Constitutional scholars Christopher P. Banks and John C. Blakeman offer the most current and the first book-length study of the U.S. Supreme Court's “new federalism” begun by the Rehnquist Court and now flourishing under Chief Justice John Roberts. While the Rehnquist Court reinvorgorated new federalism by protecting state sovereignty and set new constitutional limits on federal power, Banks and Blakeman show that in the Roberts Court new federalism continues to evolve in a docket increasingly attentive to statutory construction, preemption, and business litigation
Pathways to the U.S. Supreme Court is a quantitative-historical recapitulation of the routes taken to the US Supreme Court by the 112 Justices who were confirmed by the Senate and served, and the 28 others whose candidacies for confirmation were defeated, withdrawn, or declined.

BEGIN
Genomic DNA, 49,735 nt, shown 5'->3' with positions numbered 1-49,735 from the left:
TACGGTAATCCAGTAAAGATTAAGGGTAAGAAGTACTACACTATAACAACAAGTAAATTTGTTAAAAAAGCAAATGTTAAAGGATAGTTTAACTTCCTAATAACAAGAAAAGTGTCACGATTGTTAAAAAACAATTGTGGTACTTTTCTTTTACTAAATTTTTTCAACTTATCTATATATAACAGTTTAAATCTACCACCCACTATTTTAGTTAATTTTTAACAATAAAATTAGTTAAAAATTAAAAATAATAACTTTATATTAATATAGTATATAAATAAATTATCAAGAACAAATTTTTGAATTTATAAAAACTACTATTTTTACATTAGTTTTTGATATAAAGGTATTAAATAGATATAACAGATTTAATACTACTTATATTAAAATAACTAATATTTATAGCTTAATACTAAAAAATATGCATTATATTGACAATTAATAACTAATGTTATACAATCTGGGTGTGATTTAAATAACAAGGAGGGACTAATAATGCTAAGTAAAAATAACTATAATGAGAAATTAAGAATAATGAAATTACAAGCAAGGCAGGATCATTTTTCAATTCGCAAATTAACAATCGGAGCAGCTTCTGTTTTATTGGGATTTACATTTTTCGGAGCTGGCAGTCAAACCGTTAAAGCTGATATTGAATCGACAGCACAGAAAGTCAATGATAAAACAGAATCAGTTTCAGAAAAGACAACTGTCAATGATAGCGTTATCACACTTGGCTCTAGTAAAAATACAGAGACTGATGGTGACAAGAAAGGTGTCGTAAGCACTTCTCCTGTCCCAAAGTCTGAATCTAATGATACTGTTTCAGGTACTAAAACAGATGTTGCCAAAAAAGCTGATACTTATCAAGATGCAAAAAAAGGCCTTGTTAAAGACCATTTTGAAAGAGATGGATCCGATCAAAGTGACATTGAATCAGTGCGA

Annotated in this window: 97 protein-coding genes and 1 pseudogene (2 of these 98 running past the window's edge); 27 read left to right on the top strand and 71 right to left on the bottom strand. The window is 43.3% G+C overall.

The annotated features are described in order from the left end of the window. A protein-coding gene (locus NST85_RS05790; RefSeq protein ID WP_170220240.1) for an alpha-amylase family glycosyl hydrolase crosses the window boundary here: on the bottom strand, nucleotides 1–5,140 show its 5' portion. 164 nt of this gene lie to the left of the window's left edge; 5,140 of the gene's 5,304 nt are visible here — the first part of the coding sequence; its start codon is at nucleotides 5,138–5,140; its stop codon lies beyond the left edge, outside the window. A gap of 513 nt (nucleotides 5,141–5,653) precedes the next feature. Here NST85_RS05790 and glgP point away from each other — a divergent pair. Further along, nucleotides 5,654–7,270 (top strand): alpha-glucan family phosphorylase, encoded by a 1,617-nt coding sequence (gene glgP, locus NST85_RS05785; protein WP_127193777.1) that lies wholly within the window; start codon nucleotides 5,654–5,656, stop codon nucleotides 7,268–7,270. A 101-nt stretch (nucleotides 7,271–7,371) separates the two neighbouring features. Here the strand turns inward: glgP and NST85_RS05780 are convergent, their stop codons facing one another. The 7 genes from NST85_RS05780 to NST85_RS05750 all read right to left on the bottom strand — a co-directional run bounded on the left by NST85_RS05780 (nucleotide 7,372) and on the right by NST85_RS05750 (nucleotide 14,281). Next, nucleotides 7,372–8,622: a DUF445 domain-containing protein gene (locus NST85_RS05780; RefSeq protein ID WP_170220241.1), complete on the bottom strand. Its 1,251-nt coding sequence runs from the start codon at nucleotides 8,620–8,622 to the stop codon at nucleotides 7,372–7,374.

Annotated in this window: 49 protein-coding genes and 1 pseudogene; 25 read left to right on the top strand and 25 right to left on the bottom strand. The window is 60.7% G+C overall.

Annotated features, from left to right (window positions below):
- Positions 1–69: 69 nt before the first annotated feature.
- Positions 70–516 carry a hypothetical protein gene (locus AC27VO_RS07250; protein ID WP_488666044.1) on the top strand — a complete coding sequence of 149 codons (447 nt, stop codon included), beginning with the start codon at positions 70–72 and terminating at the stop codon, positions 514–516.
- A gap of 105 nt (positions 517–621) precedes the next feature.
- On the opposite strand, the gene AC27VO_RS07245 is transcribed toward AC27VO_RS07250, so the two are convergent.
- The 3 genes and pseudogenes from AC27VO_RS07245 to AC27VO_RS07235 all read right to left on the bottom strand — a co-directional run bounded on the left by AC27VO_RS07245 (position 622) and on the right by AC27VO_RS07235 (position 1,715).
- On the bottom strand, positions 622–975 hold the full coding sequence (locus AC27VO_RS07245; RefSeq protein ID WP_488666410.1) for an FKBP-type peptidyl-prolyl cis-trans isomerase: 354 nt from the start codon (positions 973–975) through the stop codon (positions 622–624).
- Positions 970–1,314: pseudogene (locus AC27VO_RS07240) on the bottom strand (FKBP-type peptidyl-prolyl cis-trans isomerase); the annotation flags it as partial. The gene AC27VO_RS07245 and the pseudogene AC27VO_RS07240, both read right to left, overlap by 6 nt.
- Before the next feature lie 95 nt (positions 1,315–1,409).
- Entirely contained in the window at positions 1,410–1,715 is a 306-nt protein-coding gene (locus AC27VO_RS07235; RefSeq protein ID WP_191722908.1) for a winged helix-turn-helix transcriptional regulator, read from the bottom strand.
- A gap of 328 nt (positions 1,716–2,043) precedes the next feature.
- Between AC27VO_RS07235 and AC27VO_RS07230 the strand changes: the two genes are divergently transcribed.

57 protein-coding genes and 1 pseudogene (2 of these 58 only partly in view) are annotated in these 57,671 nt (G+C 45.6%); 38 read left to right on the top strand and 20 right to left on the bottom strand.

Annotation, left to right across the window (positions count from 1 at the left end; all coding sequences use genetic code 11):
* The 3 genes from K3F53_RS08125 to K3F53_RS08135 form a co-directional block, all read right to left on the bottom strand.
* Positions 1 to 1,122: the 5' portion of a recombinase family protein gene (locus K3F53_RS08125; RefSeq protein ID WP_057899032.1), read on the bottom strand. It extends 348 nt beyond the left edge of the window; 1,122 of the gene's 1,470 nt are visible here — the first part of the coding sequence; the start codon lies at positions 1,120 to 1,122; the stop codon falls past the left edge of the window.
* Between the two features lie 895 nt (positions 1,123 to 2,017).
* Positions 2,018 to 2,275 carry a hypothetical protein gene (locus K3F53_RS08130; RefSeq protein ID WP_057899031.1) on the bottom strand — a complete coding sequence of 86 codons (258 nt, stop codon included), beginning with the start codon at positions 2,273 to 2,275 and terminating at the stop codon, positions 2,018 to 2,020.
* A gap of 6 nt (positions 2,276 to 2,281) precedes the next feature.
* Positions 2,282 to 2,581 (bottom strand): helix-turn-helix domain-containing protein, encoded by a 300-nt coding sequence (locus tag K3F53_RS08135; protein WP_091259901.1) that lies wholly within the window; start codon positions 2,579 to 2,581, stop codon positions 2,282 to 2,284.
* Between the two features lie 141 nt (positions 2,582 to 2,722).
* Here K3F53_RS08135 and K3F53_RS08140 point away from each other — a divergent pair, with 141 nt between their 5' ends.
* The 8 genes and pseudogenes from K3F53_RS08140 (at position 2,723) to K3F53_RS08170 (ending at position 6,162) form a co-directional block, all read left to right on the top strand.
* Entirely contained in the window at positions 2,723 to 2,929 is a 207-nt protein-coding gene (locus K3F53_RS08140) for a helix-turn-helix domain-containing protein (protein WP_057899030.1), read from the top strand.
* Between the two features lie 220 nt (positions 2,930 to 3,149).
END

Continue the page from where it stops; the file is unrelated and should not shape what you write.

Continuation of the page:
This popular text mixes classic theory and research on urban politics with the most recent developments and data in urban and metropolitan affairs. Its balanced and realistic approach helps students understand the nature of urban politics and the difficulty of finding effective "solutions" in a suburban and global age. The ninth edition has been thoroughly rewritten and updated with a continued focus on economic development and race, plus renewed attention to globalization, gentrification, and changing demographics. Boxed case studies of prominent recent and current urban development efforts provide material for class discussion, and concluding material demonstrates the tradeoff between more "ideal" and more "pragmatic" urban politics. Key changes in this edition include: Every chapter has been thoroughly updated and rewritten. The Ninth Edition reflects the most current census data and the newest trends in such areas as the "new immigration," suburbanization, gentrification, and big-city revivals; There is coverage of the big-city pension crisis and politics in Stockton, Detroit, and other cities facing possible bankruptcy; A brand-new opening chapter introduces the concepts of the Global City, the Entertainment City, and the Bankrupt City; New photos and boxes appear throughout the book; Increased coverage of policies for sustainable urban development.